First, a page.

Those who keep an eye on TV ratings will be quick to point out that Fox' national baseball game of the week has taken a nose dive; a couple of weeks ago it was beaten by a pre-season soccer match, and I think the network would be happy if it went away altogether, or at least to Fox Sports 1, which may amount to the same thing. So it's hard to imagine that in 1965 there were two networks broadcasting Saturday baseball: CBS, which this week has the Kansas City Athletics taking on the Yankees at New York, and ABC, with the Cincinnati Reds and the Cardinals at St. Louis. And that isn't all; because it's an American League game, the CBS broadcast is blacked out on Channel 4 in the Twin Cities, in favor of Channel 11's coverage of the Twins and the Indians in Cleveland. If you lived in the right area, you just might have been able to get all three games.
Things are different now, of course; back then the Twins broadcast, I think, somewhere between 30 and 50 games a year, including three home contests; today, it's the rare team that doesn't have every single game on television via multiple cable and broadcast contracts, and ESPN joins Fox and the MLB Network in airing midweek games. Given that local baseball coverage is doing gangbusters in the ratings this year, is it any wonder that the national game on Saturday would be, for many, a thing of the past?
|SOURCE: HADLEY TV GUIDE COLLECTION|
Pretentiousness Watch #2: This time, it's Thursday night, as CBS' legal drama The Defenders presents "Eyewitness," in which E.G. Marshall defends "two youths who have openly committed murder - confident that no one would try to stop them." The "no one" includes 27 witnesses who saw the two murder an old man but didn't want to get involved.
I put these two shows on Pretentiousness Watch, and they probably had more than a little bit of preaching in them, but what I wouldn't give nowadays to have even one show with this kind of gravitas airing in a weekly spot.
|SOURCE: HADLEY TV GUIDE COLLECTION|
Finally*, a quick look at "For the Record," the feature at the start of the programming section that gives us some tidbits on what's going on behind the scenes.
*Sorry, Lassie - didn't make the cut this week. Maybe another time.
First off, Mia Farrow is about to marry Frank Sinatra (go figure on that one), and the question is how the producers of Peyton Place plan to handle her absence while she's off on a cruise with Frank. Their answer: a hit-and-run accident that puts her character, Allison Mackenzie, in a coma. (One of those special four-week comas; ask for it the next time you're in the hospital.) If Farrow comes back from the cruise, as the producers expect, she'll snap out of it. If, on the other hand, she decides she'd rather be Mrs. Frank Sinatra instead, then - well, better off not thinking about it. (Don't worry, though - she pulls through in the end.)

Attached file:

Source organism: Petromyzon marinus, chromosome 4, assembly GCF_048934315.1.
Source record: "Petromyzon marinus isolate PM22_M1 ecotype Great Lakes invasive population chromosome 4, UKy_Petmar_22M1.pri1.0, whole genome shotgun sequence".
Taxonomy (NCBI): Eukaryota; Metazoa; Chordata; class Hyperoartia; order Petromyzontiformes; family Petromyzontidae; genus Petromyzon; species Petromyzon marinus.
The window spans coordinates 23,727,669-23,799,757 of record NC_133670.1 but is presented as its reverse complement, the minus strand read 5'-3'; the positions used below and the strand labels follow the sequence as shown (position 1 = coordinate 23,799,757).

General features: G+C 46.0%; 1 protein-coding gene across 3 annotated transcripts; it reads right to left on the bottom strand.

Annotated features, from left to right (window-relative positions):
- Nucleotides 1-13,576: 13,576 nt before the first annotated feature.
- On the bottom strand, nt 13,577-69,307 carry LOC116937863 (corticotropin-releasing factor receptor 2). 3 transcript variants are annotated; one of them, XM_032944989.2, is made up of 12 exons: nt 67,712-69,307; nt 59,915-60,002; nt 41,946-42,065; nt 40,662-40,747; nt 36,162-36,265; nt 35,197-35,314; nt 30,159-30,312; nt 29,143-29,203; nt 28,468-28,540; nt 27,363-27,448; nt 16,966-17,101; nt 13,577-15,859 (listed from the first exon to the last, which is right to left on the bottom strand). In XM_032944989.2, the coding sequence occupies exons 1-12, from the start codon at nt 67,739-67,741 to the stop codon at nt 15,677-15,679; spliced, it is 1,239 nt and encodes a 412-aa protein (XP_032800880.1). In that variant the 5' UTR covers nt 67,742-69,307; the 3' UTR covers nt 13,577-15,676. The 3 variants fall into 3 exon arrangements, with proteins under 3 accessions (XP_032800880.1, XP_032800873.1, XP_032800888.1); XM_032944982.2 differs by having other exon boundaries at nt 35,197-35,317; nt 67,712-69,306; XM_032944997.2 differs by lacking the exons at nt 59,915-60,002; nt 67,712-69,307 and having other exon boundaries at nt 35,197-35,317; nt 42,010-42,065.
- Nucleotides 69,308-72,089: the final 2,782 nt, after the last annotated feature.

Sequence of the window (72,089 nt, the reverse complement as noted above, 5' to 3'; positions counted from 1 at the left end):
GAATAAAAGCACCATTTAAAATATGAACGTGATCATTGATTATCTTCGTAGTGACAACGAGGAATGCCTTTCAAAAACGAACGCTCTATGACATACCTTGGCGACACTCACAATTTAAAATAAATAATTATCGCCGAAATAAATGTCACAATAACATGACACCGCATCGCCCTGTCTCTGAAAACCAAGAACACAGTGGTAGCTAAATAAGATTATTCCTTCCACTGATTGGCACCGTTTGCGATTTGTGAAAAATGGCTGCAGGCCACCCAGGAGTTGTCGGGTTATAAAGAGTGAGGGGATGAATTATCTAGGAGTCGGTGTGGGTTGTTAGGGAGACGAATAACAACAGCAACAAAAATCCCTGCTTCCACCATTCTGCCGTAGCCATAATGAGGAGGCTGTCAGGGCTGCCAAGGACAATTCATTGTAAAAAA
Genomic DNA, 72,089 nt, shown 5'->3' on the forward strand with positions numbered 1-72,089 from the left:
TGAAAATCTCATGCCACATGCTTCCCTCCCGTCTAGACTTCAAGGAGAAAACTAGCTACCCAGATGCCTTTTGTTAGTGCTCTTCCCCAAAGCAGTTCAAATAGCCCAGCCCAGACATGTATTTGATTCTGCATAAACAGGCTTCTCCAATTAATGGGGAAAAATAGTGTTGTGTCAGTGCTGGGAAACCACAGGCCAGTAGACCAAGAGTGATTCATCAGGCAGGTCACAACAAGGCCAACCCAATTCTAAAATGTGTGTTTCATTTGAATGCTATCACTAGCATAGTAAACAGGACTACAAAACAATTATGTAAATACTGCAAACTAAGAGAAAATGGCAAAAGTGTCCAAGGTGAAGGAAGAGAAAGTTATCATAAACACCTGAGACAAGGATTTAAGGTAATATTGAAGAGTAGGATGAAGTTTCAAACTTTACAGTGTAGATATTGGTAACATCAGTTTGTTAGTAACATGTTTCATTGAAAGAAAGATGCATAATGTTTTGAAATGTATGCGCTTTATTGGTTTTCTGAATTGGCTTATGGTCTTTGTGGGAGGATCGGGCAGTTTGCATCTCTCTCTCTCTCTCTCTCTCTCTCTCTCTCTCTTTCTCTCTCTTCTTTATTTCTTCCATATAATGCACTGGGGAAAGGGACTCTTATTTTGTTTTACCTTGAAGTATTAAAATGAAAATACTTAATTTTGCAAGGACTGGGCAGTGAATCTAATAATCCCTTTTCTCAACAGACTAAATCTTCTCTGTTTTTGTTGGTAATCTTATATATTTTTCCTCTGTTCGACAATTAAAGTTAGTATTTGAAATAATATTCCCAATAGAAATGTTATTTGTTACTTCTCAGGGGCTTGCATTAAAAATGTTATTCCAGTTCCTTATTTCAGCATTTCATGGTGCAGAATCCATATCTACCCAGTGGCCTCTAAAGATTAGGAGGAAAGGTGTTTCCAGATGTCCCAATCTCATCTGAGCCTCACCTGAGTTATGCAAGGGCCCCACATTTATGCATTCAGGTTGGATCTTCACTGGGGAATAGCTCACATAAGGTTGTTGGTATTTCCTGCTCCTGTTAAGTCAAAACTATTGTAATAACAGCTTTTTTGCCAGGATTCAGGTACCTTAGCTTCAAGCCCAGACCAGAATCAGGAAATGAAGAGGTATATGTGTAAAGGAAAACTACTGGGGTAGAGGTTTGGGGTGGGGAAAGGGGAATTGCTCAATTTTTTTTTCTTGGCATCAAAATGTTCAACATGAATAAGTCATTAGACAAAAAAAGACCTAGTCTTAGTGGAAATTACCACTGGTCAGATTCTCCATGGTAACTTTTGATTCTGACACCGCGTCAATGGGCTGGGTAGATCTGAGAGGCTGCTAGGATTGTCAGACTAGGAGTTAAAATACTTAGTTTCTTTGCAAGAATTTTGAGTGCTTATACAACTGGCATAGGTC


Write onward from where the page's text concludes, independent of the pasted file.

Next, it's praise for Joey Bishop's performance as guest host for Johnny Carson on The Tonight Show. The only blemish on the record may have been the show featuring Bishop's fellow Rat-Packers, Sammy Davis, Jr. and the aforementioned Frank Sinatra. Many of the critics thought Joey was fawning excessively (is there any other kind?) over Frank, but according to TV Guide, they missed the tongue that Bishop had firmly placed within cheek. Well, nobody ever went broke underestimating the intelligence of the average television critic.
Sadly, a survey of TV Guides of the era will see Vietnam start to play a more and more visible role in programming, as we see with CBS' four-part "Vietnam Examination," airing on consecutive Mondays for the next month. Not to be outdone, ABC is countering later in the month with "The Agony in Vietnam," while NBC's "White Paper" on foreign policy next month will devote substantial time to Vietnam. Before much longer, that's about all they'll be talking about. (In fact, ABC's Sunday afternoon program ABC Scope will eventually be devoted exclusively to the war.)
And last but not least, some surprisingly hawkish comments from Hollywood on the war, which if nothing else shows how early in the conflict we really are. Raymond Burr, who's made more trips to Vietnam than anyone not named Bob Hope, is on an extensive speaking tour where he calls for an escalation against the Viet Cong; not surprising, considering his closeness to the American troops as a result of his visits. And Hope himself is congratulating Secretary of State Dean Rusk for speaking out on nations still doing business with North Vietnam. Says Hope, who's usually apolitical in things like this, "People seem to forget we're at war." They'll be remembering soon enough, Bob - trust me on that.